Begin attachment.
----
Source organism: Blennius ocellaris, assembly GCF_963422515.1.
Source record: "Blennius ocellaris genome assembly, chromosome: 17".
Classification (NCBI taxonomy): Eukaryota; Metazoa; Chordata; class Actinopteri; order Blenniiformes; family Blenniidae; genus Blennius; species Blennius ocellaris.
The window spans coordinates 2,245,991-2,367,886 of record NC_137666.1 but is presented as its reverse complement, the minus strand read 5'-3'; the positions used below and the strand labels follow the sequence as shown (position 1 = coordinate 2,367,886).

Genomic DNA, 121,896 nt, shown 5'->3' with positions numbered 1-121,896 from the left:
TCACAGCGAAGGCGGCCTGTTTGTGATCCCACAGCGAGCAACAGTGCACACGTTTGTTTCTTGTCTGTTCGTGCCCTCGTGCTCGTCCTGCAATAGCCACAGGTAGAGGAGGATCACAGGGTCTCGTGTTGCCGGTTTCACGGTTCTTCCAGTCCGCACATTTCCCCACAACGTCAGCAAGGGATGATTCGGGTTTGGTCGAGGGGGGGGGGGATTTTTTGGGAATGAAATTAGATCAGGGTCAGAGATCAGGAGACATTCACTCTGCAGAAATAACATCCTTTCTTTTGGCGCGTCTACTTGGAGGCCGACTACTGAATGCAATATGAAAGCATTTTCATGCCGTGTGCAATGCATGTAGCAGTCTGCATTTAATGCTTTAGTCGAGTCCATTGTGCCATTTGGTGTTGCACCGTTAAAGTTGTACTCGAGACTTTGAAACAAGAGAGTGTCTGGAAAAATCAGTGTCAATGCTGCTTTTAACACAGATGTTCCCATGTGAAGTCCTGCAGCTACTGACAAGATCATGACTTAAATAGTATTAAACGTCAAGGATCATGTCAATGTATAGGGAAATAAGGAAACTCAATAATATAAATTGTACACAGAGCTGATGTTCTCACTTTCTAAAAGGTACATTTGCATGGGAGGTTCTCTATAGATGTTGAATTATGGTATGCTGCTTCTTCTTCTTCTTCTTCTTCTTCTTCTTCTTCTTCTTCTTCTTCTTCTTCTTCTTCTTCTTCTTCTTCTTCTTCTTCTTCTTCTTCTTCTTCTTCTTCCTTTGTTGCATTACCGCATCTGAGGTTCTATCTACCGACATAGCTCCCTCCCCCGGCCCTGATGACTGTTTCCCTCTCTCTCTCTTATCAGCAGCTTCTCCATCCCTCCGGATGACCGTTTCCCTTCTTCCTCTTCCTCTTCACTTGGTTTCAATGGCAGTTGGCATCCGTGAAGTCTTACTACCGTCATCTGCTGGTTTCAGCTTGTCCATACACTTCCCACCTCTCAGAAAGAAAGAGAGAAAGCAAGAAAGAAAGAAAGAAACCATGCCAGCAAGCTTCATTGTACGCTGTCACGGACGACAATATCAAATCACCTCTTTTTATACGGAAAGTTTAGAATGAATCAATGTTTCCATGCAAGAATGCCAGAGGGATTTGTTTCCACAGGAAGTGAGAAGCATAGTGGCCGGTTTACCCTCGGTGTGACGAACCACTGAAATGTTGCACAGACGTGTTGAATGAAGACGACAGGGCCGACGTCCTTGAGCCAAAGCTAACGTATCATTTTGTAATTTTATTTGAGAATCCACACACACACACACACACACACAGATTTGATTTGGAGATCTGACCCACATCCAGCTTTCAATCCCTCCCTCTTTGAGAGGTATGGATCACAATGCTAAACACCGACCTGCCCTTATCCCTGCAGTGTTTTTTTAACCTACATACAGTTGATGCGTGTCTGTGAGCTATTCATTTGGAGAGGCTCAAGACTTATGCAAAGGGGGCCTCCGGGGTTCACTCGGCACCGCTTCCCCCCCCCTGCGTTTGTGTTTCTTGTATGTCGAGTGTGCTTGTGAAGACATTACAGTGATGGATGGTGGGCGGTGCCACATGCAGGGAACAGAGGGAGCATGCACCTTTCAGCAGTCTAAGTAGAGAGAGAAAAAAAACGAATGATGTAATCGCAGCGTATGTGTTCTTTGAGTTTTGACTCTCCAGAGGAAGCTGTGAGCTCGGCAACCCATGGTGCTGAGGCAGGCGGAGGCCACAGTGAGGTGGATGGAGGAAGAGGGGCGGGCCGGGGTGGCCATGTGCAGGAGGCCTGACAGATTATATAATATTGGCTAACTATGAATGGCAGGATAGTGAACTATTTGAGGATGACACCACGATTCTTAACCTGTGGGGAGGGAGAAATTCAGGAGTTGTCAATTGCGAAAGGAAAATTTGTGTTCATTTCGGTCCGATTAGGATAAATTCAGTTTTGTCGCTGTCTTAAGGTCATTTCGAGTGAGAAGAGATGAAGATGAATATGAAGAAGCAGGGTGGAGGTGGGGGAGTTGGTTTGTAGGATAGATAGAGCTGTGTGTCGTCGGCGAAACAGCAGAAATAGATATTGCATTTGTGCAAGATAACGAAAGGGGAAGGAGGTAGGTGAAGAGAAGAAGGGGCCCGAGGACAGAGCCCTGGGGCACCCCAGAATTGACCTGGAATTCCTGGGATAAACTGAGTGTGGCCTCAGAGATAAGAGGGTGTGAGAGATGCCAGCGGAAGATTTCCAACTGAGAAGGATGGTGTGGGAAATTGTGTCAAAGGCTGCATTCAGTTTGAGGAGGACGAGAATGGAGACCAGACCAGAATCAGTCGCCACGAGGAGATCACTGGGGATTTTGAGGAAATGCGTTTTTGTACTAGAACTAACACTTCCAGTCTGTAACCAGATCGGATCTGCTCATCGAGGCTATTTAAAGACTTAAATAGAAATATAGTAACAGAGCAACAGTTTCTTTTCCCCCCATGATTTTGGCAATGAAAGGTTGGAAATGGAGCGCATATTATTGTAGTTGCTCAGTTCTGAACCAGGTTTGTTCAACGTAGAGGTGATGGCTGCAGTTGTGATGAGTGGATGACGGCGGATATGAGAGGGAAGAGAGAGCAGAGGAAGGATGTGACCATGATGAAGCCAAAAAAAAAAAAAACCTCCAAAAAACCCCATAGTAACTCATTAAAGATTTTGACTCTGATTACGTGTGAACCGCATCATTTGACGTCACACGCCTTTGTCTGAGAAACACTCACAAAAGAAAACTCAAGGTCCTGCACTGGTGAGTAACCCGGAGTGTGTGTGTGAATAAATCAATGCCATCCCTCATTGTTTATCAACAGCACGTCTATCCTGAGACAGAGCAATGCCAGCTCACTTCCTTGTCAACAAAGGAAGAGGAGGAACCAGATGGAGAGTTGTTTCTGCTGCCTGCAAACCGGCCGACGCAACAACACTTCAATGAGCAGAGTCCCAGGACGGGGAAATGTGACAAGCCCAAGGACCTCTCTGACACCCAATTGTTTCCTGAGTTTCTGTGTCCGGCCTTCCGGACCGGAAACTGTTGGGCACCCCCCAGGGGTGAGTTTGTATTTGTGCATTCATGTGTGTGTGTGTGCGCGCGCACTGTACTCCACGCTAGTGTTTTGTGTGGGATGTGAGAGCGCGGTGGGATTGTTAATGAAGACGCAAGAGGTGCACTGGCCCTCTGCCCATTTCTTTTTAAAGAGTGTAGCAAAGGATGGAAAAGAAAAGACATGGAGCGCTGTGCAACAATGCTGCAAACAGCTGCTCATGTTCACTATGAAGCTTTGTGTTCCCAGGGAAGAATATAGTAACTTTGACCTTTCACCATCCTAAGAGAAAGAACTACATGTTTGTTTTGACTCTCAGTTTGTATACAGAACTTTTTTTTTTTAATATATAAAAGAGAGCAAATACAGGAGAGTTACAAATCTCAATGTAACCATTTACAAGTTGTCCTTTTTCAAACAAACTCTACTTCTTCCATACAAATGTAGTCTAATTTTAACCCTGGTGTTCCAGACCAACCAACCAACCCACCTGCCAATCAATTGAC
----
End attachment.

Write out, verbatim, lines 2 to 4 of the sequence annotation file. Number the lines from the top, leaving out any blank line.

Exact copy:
Source record: "Blennius ocellaris genome assembly, chromosome: 17".
Classification (NCBI taxonomy): Eukaryota; Metazoa; Chordata; class Actinopteri; order Blenniiformes; family Blenniidae; genus Blennius; species Blennius ocellaris.
The window spans coordinates 2,245,991-2,367,886 of record NC_137666.1 but is presented as its reverse complement, the minus strand read 5'-3'; the positions used below and the strand labels follow the sequence as shown (position 1 = coordinate 2,367,886).